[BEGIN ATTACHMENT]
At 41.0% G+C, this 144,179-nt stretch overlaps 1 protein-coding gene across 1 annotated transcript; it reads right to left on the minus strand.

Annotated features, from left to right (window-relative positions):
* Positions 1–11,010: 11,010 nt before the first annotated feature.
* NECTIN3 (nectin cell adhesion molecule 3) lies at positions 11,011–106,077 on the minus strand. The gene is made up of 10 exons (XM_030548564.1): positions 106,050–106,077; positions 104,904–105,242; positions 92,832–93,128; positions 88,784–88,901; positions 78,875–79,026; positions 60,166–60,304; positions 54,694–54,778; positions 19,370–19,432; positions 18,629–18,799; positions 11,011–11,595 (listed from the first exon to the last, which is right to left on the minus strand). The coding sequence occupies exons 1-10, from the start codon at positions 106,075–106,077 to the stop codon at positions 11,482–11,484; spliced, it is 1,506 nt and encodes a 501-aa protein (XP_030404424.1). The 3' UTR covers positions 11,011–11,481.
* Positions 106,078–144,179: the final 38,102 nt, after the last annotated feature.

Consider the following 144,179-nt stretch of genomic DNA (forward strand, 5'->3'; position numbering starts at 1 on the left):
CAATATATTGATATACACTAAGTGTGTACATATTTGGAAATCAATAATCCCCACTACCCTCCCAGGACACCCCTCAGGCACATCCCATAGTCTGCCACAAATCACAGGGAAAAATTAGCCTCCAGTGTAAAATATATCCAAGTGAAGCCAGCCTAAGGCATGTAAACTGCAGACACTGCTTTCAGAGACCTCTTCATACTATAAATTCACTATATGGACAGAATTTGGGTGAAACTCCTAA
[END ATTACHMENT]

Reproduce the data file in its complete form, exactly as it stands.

At 41.0% G+C, this 144,179-nt stretch overlaps 1 protein-coding gene across 1 annotated transcript; it reads right to left on the minus strand.

Annotated features, from left to right (window-relative positions):
* Positions 1–11,010: 11,010 nt before the first annotated feature.
* NECTIN3 (nectin cell adhesion molecule 3) lies at positions 11,011–106,077 on the minus strand. The gene is made up of 10 exons (XM_030548564.1): positions 106,050–106,077; positions 104,904–105,242; positions 92,832–93,128; positions 88,784–88,901; positions 78,875–79,026; positions 60,166–60,304; positions 54,694–54,778; positions 19,370–19,432; positions 18,629–18,799; positions 11,011–11,595 (listed from the first exon to the last, which is right to left on the minus strand). The coding sequence occupies exons 1-10, from the start codon at positions 106,075–106,077 to the stop codon at positions 11,482–11,484; spliced, it is 1,506 nt and encodes a 501-aa protein (XP_030404424.1). The 3' UTR covers positions 11,011–11,481.
* Positions 106,078–144,179: the final 38,102 nt, after the last annotated feature.

Consider the following 144,179-nt stretch of genomic DNA (forward strand, 5'->3'; position numbering starts at 1 on the left):
CAATATATTGATATACACTAAGTGTGTACATATTTGGAAATCAATAATCCCCACTACCCTCCCAGGACACCCCTCAGGCACATCCCATAGTCTGCCACAAATCACAGGGAAAAATTAGCCTCCAGTGTAAAATATATCCAAGTGAAGCCAGCCTAAGGCATGTAAACTGCAGACACTGCTTTCAGAGACCTCTTCATACTATAAATTCACTATATGGACAGAATTTGGGTGAAACTCCTAA